Start Grilling Pickles This Summer For Incredible Smoky Notes

It's amazing how a few minutes on the grill can transform even the most familiar foods into something new. We're used to applying smoky magic to our proteins and produce, but there's another cookout-friendly food that could use a touch of heat. Pickles, when given a caramelizing char, taste smoky but don't lose the nuanced flavors of their brine.

There are tons of approaches to making them at home. You can either grill cucumbers before you move on to making a quick pickle, or place fermented spears over the flames shortly before serving. Most people prefer to use vegetables pickled in acid, rather than lacto-fermented, as they retain more of their crunch and are ready faster, but we invite cooks to experiment to find their favorite taste. Play up the flames effect in your brine as well by adding the heat of a smoked chipotle chili flake, or the bittersweetness of toasty molasses.

Shoppers can also try heating up their favorite brand of regular pickles to see what the fuss is about before they make their own. If you're unable or unsure about grilling your spears, you can track down a pre-grilled spear, like the viral — and perpetually sold out — Randy's Artisanal's Sideburns pickles. The social-media-famous brand embraces lots of garlic and sharp acid, which cooks can mimic at home with their batches.

How to grill your pickles

Both the cooking and preservation process will impact the texture of the ingredients and ultimately soften them. As such, you may find that the order of operations (grilling before versus after pickling) doesn't make a huge difference when it comes to crunch. However, one tip is to cut your produce slightly larger to give yourself more of that firm center. Browning cukes before pickling does result in a powerful brine, but placing leftover grilled pickles back in their jar will achieve a similar taste.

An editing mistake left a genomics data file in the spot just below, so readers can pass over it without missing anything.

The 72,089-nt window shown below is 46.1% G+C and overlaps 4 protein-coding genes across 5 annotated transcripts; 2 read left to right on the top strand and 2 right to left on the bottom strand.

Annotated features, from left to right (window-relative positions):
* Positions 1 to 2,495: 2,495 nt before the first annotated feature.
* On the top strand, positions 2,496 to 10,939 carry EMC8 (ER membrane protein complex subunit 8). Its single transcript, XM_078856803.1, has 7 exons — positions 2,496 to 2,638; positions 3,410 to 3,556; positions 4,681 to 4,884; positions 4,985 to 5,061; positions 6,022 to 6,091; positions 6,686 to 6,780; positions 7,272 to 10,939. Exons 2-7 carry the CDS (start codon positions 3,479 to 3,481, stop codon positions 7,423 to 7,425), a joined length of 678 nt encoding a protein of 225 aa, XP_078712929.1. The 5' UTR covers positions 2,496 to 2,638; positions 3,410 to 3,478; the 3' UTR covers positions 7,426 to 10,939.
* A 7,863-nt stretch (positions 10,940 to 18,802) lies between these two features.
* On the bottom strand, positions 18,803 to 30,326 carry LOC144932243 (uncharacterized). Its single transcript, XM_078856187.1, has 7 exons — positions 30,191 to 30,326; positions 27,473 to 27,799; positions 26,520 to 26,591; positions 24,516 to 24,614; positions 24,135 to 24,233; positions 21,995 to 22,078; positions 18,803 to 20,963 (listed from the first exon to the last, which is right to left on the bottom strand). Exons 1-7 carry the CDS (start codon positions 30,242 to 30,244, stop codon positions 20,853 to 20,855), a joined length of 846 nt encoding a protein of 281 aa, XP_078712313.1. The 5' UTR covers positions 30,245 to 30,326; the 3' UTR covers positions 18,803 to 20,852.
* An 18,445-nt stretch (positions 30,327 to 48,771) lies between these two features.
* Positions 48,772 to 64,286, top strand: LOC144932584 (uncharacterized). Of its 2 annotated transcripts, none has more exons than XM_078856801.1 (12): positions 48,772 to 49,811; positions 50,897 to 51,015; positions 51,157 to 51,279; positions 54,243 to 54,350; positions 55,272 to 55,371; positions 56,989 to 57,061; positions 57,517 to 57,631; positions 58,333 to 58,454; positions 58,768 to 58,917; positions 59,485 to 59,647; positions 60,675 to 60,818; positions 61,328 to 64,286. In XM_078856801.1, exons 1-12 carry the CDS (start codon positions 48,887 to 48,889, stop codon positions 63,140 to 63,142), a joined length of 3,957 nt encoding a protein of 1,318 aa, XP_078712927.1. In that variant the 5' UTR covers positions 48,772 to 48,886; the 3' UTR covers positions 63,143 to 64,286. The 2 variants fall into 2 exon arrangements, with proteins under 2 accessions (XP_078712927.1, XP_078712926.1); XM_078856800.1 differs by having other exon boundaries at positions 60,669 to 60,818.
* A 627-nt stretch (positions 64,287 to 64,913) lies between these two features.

As for the cook, you'll want to use high heat and pre-heated grates to encourage dazzling grill marks and cultivate a char. Pat pickles dry before they hit the flames, and consider coating raw and preserved ingredients with oil before cooking. They only need a few minutes over the heat, so stay close. Cucumbers do hold up in the smoker, though they may lose their snap, so barbecuers can also try infusing spears with applewood smoke to make a vegan-friendly savory garnish, too.

Don't stop there. Kimchi ingredients, beets, jalapeños, green beans, garlic, and red onion are all excellent candidates for grilling before or after they're preserved. To avoid things falling through the grates, skewer smaller veggies or use a grill basket. Leave ingredients like cabbage and red peppers in chunks to char, then chop them before you serve them. Each vegetable will caramelize into different savory-sweet bites over the coals, transforming your usual meal and brine.

Meals that taste better with a grilled pickle

The grill-marked cucumbers will heighten the flavors in smoky hot dogs, burgers, and barbecued ribs, but there are plenty of uses for the ingredient outside of cookouts. The smoke-rich, acidic food can add a new dimension when stuffed inside classic grilled cheese and Cuban sandwiches or sprinkled on top of tangy salads. Anyone missing the crunch of a raw cuke can fill their sando with potato chips as well.

You can also embrace and transform pickle-centric foods like zupa ogórkowa, a Polish dill pickle soup, with your grilled ingredient. Or rethink spreads that feature pickled red onion, like egg, tuna, and potato salad, with the help of a fast char. And don't forget about breakfast, a meal less frequently infused with grilled flavor. Adding a pickle to your breakfast sandwich is an excellent tactic to cut through fatty meats and rich eggs, but you may find the smoke of a thin-sliced carrot or cucumber pickle transforms a cream cheese and lox bagel too.

Mixologists, remember your bonus ingredient as well. Riff on pickleback shots and dirty martinis with the help of your black-flecked brine. You can draw out more of the aromas by pairing your enhanced acid with spirits like mezcal and Scotch. Or, mellow out your pungent sweet-sour liquid by pairing it with sweeter, umami-rich drinks like a bloody mary — served with a smoky charred cocktail garnish, of course.